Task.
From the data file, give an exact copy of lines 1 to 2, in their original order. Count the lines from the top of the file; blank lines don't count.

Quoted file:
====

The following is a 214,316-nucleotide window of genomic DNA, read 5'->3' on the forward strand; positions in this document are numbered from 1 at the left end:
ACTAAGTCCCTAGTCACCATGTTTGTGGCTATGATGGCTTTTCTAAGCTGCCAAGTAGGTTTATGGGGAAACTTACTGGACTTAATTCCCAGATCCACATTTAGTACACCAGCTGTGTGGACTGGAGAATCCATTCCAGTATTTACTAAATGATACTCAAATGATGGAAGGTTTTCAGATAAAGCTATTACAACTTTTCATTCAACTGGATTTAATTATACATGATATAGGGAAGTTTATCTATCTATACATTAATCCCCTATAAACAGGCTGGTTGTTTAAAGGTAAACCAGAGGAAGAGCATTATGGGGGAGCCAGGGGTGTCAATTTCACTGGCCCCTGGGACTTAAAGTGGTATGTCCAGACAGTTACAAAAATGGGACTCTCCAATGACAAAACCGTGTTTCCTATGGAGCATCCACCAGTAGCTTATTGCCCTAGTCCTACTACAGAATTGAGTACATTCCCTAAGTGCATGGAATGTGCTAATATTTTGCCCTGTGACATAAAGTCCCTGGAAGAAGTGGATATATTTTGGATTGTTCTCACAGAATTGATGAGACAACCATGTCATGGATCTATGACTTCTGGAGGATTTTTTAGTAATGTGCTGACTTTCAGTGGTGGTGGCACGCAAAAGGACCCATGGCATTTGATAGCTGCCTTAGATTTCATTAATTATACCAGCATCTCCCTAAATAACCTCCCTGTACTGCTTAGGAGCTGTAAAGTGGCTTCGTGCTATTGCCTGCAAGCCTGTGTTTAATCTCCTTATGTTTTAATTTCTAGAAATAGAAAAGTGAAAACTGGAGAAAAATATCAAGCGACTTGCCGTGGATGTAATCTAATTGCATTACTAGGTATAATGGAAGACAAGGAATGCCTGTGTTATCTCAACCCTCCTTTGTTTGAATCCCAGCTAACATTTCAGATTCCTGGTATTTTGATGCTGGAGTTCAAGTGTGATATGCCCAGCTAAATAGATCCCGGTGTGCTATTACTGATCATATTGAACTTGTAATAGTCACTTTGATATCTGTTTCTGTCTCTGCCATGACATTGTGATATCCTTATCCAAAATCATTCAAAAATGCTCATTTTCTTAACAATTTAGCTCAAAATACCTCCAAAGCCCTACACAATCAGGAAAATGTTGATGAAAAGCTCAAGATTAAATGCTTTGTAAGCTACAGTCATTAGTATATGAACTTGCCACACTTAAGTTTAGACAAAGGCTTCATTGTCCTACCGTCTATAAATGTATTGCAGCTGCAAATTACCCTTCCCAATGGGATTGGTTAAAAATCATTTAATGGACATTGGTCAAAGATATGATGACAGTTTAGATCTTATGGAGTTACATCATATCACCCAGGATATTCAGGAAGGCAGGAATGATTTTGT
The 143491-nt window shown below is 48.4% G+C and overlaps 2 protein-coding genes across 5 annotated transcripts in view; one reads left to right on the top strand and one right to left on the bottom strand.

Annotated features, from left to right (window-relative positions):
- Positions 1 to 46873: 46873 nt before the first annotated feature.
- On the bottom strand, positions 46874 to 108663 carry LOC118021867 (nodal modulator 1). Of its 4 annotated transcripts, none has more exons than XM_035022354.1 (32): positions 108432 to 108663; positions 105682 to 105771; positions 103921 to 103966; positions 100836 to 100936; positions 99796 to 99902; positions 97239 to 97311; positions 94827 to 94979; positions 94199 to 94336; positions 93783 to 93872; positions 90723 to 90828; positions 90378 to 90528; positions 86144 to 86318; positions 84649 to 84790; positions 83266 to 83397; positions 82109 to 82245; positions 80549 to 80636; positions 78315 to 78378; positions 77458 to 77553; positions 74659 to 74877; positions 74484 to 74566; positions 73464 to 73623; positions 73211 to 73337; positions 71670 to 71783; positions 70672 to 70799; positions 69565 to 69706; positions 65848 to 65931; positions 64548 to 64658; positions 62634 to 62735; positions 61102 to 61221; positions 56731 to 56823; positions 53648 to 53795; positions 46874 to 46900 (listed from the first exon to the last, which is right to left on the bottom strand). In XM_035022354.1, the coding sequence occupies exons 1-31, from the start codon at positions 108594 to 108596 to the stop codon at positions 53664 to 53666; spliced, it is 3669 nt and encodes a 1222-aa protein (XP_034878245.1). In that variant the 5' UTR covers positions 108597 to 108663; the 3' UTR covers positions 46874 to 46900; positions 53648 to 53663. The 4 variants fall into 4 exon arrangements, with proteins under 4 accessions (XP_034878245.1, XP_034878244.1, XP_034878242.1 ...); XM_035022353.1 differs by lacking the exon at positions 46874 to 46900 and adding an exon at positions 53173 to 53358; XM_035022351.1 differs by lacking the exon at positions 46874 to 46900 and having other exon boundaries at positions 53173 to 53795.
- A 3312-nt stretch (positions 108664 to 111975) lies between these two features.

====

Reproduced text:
The following is a 214,316-nucleotide window of genomic DNA, read 5'->3' on the forward strand; positions in this document are numbered from 1 at the left end:
ACTAAGTCCCTAGTCACCATGTTTGTGGCTATGATGGCTTTTCTAAGCTGCCAAGTAGGTTTATGGGGAAACTTACTGGACTTAATTCCCAGATCCACATTTAGTACACCAGCTGTGTGGACTGGAGAATCCATTCCAGTATTTACTAAATGATACTCAAATGATGGAAGGTTTTCAGATAAAGCTATTACAACTTTTCATTCAACTGGATTTAATTATACATGATATAGGGAAGTTTATCTATCTATACATTAATCCCCTATAAACAGGCTGGTTGTTTAAAGGTAAACCAGAGGAAGAGCATTATGGGGGAGCCAGGGGTGTCAATTTCACTGGCCCCTGGGACTTAAAGTGGTATGTCCAGACAGTTACAAAAATGGGACTCTCCAATGACAAAACCGTGTTTCCTATGGAGCATCCACCAGTAGCTTATTGCCCTAGTCCTACTACAGAATTGAGTACATTCCCTAAGTGCATGGAATGTGCTAATATTTTGCCCTGTGACATAAAGTCCCTGGAAGAAGTGGATATATTTTGGATTGTTCTCACAGAATTGATGAGACAACCATGTCATGGATCTATGACTTCTGGAGGATTTTTTAGTAATGTGCTGACTTTCAGTGGTGGTGGCACGCAAAAGGACCCATGGCATTTGATAGCTGCCTTAGATTTCATTAATTATACCAGCATCTCCCTAAATAACCTCCCTGTACTGCTTAGGAGCTGTAAAGTGGCTTCGTGCTATTGCCTGCAAGCCTGTGTTTAATCTCCTTATGTTTTAATTTCTAGAAATAGAAAAGTGAAAACTGGAGAAAAATATCAAGCGACTTGCCGTGGATGTAATCTAATTGCATTACTAGGTATAATGGAAGACAAGGAATGCCTGTGTTATCTCAACCCTCCTTTGTTTGAATCCCAGCTAACATTTCAGATTCCTGGTATTTTGATGCTGGAGTTCAAGTGTGATATGCCCAGCTAAATAGATCCCGGTGTGCTATTACTGATCATATTGAACTTGTAATAGTCACTTTGATATCTGTTTCTGTCTCTGCCATGACATTGTGATATCCTTATCCAAAATCATTCAAAAATGCTCATTTTCTTAACAATTTAGCTCAAAATACCTCCAAAGCCCTACACAATCAGGAAAATGTTGATGAAAAGCTCAAGATTAAATGCTTTGTAAGCTACAGTCATTAGTATATGAACTTGCCACACTTAAGTTTAGACAAAGGCTTCATTGTCCTACCGTCTATAAATGTATTGCAGCTGCAAATTACCCTTCCCAATGGGATTGGTTAAAAATCATTTAATGGACATTGGTCAAAGATATGATGACAGTTTAGATCTTATGGAGTTACATCATATCACCCAGGATATTCAGGAAGGCAGGAATGATTTTGT